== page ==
He also told the publication that he spent much of his energy being uncomfortable with his body and the surgery has helped bring that energy back.

Page notably came out to fans last year with a heartfelt Instagram post, sharing that he would be using the pronouns “he” and “they” and said: “I feel lucky to be writing this. To be here. To have arrived at this place in my life.”

He went on to say: “I love that I am trans,” Page wrote. “And I love that I am queer. And the more I hold myself close and fully embrace who I am, the more my heart grows and the more I thrive.”  


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India Adds Another 379,257 Virus Cases As Vaccines Open To All Adults



NEW DELHI (AP) — India set another global record in new virus cases Thursday, as millions of people in one state cast votes despite rising infections and the country geared up to open its vaccination rollout to all adults amid snags.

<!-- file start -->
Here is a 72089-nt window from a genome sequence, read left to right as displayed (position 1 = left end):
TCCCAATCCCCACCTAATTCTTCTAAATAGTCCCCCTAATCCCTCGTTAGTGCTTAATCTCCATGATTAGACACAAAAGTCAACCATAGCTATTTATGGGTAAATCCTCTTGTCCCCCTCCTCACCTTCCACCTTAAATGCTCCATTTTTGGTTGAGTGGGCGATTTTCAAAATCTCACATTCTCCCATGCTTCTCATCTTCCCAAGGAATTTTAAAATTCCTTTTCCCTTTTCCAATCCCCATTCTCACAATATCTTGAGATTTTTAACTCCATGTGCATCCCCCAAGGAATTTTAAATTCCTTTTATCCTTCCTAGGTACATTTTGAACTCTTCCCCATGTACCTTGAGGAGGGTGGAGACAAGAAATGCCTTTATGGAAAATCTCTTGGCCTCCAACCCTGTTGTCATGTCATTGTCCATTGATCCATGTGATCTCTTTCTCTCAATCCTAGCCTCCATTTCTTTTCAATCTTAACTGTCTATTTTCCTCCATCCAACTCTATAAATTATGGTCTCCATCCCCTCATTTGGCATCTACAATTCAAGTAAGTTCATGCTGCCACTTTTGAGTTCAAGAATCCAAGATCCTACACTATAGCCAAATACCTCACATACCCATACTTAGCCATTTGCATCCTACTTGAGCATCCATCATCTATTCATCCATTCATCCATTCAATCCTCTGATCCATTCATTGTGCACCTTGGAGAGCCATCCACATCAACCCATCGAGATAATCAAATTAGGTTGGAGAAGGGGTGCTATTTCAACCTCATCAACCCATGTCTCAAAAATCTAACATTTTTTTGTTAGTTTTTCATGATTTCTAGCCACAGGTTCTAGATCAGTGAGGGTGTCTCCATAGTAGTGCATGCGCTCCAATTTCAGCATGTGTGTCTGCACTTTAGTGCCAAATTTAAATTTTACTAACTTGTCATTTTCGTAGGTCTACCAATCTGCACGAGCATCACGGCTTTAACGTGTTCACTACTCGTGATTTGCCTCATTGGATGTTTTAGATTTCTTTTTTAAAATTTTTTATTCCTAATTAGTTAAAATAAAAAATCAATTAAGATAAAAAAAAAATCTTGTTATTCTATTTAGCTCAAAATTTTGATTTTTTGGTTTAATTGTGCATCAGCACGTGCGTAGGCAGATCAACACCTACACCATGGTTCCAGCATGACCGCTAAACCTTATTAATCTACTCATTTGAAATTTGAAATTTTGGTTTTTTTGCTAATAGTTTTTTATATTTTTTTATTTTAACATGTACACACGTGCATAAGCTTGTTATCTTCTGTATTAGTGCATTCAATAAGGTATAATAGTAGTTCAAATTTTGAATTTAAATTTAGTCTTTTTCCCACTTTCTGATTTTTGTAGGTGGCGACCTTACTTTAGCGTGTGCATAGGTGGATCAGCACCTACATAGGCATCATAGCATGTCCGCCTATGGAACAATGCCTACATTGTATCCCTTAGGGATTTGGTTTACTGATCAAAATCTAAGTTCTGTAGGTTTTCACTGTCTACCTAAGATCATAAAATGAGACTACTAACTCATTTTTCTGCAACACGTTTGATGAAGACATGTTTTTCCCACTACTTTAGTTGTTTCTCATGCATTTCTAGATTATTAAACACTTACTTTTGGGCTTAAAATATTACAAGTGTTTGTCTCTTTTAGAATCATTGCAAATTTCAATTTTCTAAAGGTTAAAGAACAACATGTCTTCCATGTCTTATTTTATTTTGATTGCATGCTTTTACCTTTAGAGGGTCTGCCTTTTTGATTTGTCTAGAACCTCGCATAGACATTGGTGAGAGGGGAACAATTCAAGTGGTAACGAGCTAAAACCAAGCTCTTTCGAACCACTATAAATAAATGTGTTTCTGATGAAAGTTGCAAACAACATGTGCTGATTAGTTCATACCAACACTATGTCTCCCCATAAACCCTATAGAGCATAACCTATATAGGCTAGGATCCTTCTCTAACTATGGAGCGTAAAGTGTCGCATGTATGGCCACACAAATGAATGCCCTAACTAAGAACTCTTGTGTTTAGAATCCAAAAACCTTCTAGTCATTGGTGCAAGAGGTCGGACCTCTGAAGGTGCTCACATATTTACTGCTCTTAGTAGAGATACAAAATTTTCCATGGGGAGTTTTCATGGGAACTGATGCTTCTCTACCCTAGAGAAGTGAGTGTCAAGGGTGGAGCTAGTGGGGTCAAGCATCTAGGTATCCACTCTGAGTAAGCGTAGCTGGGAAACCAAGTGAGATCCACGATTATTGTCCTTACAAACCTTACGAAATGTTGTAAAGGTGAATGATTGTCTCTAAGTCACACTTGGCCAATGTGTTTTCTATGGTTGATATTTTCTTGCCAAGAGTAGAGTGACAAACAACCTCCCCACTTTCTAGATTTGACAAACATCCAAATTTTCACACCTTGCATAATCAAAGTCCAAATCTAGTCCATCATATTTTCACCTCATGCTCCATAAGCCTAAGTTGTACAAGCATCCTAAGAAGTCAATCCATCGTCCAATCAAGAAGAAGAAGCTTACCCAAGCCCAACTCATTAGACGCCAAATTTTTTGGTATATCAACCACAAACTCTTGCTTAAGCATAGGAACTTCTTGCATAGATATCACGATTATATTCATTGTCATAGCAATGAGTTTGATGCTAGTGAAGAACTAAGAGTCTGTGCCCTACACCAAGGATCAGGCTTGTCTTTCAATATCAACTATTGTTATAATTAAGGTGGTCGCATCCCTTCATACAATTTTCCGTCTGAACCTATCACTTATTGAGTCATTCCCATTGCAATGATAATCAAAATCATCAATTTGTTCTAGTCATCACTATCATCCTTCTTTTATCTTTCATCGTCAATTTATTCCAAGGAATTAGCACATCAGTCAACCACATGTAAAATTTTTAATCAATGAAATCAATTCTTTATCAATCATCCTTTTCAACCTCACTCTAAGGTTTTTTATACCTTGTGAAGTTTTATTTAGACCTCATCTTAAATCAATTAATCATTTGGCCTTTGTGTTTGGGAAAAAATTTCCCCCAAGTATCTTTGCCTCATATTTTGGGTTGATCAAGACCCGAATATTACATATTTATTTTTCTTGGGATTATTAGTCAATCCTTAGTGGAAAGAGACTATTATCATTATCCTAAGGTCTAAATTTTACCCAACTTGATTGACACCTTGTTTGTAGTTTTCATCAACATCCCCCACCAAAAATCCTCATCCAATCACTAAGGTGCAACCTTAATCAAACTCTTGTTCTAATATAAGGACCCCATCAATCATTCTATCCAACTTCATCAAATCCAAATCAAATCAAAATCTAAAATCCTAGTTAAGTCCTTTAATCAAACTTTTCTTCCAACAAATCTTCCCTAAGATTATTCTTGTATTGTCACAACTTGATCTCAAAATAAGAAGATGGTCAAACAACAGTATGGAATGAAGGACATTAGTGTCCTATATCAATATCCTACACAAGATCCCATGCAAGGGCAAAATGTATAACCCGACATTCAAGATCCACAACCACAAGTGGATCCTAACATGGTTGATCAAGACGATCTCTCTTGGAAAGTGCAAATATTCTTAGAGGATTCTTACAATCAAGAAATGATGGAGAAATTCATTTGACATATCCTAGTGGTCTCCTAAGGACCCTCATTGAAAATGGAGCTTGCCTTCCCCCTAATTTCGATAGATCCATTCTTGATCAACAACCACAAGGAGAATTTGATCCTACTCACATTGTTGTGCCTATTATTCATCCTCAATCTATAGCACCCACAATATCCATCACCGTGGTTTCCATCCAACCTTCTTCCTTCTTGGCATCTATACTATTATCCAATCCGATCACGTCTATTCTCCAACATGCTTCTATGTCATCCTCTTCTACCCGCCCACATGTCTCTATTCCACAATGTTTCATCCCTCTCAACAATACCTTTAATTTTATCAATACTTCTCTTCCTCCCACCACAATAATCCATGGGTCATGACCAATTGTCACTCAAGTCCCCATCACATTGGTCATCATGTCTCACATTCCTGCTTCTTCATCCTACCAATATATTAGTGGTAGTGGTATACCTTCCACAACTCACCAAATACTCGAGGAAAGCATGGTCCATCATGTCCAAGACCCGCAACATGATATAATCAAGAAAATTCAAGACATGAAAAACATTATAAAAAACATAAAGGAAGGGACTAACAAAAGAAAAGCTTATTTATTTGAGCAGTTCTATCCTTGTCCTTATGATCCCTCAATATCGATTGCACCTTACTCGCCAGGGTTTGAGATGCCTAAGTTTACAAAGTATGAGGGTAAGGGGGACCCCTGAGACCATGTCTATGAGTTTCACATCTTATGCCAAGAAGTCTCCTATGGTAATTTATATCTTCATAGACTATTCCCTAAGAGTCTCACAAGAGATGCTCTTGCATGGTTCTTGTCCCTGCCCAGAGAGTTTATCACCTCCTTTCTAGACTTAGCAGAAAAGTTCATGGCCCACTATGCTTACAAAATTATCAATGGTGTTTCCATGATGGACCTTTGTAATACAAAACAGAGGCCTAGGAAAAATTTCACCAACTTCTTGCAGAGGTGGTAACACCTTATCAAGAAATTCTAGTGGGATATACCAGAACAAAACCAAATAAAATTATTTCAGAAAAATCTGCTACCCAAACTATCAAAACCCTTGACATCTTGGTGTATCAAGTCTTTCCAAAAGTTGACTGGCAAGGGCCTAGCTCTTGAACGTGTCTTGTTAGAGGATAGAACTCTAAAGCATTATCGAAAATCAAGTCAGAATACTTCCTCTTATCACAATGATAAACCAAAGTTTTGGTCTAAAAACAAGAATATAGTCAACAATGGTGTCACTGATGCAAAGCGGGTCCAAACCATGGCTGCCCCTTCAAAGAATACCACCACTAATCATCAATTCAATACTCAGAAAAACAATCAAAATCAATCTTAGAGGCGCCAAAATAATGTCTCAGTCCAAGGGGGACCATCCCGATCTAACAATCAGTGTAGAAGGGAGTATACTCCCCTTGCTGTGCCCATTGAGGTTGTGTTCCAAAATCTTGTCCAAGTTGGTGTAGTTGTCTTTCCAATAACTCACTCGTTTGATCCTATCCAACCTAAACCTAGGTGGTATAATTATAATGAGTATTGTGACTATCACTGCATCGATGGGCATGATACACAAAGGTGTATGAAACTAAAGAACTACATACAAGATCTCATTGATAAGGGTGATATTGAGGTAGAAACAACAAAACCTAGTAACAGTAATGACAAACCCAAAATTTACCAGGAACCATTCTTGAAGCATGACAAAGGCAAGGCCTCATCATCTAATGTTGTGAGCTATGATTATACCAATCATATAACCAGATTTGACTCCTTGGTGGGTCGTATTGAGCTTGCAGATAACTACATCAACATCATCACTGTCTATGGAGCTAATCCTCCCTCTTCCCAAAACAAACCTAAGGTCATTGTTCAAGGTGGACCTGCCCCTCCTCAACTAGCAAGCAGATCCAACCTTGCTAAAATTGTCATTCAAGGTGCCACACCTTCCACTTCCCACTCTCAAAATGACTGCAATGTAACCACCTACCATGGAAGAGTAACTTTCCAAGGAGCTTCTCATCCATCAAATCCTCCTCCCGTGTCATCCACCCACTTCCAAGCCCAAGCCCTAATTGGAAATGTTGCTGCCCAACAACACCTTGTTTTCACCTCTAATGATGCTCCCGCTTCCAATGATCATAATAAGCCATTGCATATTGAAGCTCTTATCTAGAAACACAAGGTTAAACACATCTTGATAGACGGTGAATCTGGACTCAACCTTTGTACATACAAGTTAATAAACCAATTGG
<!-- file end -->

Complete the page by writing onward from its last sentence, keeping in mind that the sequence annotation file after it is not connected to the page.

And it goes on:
With 379,257 new infections, India now has reported more than 18.3 million cases, second only to the United States. The Health Ministry also reported 3,645 deaths in the last 24 hours, bringing the total to 204,832. Experts believe both figures are an undercount, but it’s unclear by how much.

India has set a daily global record for seven of the past eight days, with a seven-day moving average of nearly 350,000 infections. Daily deaths have nearly tripled in the past three weeks, reflecting the intensity of the latest surge. And the country’s already teetering health system is under immense strain, prompting multiple allies to send help.